The European Medicines Agency (EMA) on Monday published its first report on implementing its policy on the publication of clinical data whereby researchers, academics and others can access data from clinical reports submitted by pharmaceutical companies to EMA for new medicines as of 1 January 2015.
The 27-page report
covers one year from the launch of EMA’s clinical data website
on 20 October 2016, and lists the 50 medicines for which clinical data were published, including orphan (9), pediatric (6), biosimilar (1) and generic (12) medicines, as well as the corresponding 54 regulatory dossiers.
The data have attracted a total of 3,641 users, resulting in 22,164 document views and 80,537 downloads for non-commercial research purposes, EMA said. The regulator published an average of six dossiers a month in the period from October 2017 to May 2018, reaching the 100th published dossier milestone on 29 May 2018.
EMA is the only regulatory authority to provide open access to clinical data submitted by companies in support of their marketing authorisation applications (MAAs).
The report unveils the documents published, the amount of commercially confidential information (CCI) redacted and the anonymization techniques used.
EMA accepted about one third (33% or 48 of 145 documents) of CCI redactions proposed by pharmaceutical companies, though only 0.01% of 1.3 million pages published contained CCI redactions. Reasons for rejecting CCI included that certain information was already in the public domain or there was insufficient justification, among others. Detailed analytical methods or assays were often accepted as CCI.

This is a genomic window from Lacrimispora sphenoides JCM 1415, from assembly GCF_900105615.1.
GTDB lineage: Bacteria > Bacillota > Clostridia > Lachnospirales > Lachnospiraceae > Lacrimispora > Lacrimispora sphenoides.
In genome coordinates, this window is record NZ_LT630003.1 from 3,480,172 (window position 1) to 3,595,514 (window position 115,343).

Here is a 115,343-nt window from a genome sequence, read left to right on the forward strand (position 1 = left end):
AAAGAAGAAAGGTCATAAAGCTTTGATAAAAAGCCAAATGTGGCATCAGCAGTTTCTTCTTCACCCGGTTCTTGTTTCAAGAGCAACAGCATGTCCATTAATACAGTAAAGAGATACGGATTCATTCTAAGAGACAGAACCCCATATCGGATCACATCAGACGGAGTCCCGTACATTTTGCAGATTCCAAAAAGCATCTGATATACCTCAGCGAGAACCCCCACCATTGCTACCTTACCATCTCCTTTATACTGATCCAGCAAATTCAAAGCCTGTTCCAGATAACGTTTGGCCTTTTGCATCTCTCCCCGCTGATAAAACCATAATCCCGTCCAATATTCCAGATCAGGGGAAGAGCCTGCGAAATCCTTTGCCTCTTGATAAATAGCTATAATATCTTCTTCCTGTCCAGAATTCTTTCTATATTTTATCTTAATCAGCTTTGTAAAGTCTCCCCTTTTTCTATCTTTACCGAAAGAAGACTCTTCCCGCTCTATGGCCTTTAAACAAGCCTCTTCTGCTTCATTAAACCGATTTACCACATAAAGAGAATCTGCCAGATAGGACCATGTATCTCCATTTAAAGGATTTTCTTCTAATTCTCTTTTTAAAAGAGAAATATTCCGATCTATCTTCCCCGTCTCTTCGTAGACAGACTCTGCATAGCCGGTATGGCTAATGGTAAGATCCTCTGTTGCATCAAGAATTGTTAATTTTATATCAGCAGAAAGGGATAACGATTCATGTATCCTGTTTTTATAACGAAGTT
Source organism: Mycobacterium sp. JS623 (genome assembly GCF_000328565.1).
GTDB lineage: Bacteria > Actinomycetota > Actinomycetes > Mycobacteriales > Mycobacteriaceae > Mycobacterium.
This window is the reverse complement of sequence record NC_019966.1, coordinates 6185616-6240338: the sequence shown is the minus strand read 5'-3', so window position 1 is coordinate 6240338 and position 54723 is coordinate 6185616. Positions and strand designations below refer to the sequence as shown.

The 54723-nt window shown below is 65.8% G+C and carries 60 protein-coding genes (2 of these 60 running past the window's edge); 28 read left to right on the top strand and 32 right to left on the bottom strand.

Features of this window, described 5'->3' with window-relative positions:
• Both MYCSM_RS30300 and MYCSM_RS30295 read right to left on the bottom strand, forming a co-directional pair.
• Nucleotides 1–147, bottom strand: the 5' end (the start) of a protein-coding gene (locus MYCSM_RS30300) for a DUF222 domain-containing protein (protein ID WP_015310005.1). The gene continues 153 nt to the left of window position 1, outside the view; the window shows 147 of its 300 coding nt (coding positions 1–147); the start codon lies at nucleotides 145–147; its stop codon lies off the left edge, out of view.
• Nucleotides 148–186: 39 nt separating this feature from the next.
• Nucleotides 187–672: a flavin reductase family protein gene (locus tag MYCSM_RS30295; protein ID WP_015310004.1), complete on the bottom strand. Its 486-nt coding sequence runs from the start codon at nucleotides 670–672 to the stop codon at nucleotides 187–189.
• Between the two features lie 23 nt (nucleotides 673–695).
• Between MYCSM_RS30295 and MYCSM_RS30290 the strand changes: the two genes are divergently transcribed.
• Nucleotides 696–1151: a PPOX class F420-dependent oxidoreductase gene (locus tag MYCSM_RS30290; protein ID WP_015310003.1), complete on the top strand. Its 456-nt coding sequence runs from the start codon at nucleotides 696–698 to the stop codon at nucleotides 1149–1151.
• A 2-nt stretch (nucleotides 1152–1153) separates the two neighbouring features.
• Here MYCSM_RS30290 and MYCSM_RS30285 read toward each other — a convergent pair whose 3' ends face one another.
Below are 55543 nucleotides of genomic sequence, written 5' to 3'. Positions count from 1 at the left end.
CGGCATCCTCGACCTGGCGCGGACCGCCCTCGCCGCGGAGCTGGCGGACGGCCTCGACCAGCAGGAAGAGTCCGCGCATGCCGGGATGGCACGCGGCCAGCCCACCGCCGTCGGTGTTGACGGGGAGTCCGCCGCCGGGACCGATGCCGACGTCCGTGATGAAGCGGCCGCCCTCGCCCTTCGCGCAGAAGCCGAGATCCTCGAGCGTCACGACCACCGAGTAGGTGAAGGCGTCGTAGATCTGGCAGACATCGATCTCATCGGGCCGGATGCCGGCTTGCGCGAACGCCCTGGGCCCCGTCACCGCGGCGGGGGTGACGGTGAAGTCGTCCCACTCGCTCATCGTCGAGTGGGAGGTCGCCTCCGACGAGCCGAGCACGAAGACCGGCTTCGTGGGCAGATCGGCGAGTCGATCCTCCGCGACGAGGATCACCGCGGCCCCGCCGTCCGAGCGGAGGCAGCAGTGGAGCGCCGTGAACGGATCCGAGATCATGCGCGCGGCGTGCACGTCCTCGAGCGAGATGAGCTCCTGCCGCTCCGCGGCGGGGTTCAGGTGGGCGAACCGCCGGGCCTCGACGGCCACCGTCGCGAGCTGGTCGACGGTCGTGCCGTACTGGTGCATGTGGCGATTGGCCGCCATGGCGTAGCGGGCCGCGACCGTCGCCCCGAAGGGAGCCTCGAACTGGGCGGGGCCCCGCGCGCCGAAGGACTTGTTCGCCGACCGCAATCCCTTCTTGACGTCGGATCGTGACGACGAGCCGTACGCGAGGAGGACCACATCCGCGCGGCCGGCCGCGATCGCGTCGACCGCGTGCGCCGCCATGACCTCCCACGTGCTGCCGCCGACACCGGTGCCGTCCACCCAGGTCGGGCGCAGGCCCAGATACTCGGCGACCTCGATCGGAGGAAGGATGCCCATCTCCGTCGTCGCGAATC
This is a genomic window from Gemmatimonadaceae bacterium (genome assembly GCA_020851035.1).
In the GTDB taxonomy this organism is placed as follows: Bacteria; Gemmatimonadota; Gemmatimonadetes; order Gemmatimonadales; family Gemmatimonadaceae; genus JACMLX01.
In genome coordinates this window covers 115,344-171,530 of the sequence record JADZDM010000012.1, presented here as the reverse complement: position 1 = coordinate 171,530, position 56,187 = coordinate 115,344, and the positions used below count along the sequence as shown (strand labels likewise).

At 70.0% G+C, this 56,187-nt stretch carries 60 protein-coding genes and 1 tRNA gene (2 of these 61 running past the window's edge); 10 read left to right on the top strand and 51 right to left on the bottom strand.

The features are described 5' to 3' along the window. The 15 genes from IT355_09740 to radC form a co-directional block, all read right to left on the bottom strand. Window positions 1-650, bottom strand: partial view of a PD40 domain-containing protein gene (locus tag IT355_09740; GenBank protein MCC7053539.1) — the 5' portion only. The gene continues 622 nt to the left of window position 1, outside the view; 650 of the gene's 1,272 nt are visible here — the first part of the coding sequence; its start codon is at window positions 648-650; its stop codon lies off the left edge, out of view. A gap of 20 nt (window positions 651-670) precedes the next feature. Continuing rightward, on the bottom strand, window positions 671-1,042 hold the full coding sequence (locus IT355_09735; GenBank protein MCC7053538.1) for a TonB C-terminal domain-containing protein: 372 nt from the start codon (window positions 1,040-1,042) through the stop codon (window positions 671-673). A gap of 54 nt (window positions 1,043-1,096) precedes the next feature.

As far as anonymization techniques to protect personal data, the report suggests conducting a “proper assessment” of the impact of the anonymization technique on data utility and improving the quality of the anonymization reports, EMA said.
Also in the report: The results of a user survey of the clinical data website finding 62% of users were affiliated to the pharmaceutical industry, 14% to academia, 8% were patients and 8% healthcare professionals.
As EMA prepares for its relocation to the Netherlands, the publication of clinical data will be affected as of the second half of 2018 and in 2019.
“The Agency will do its utmost to resume this activity to the level outlined at the start of the policy once the relocation is complete,” EMA said
Policy on the publication of clinical data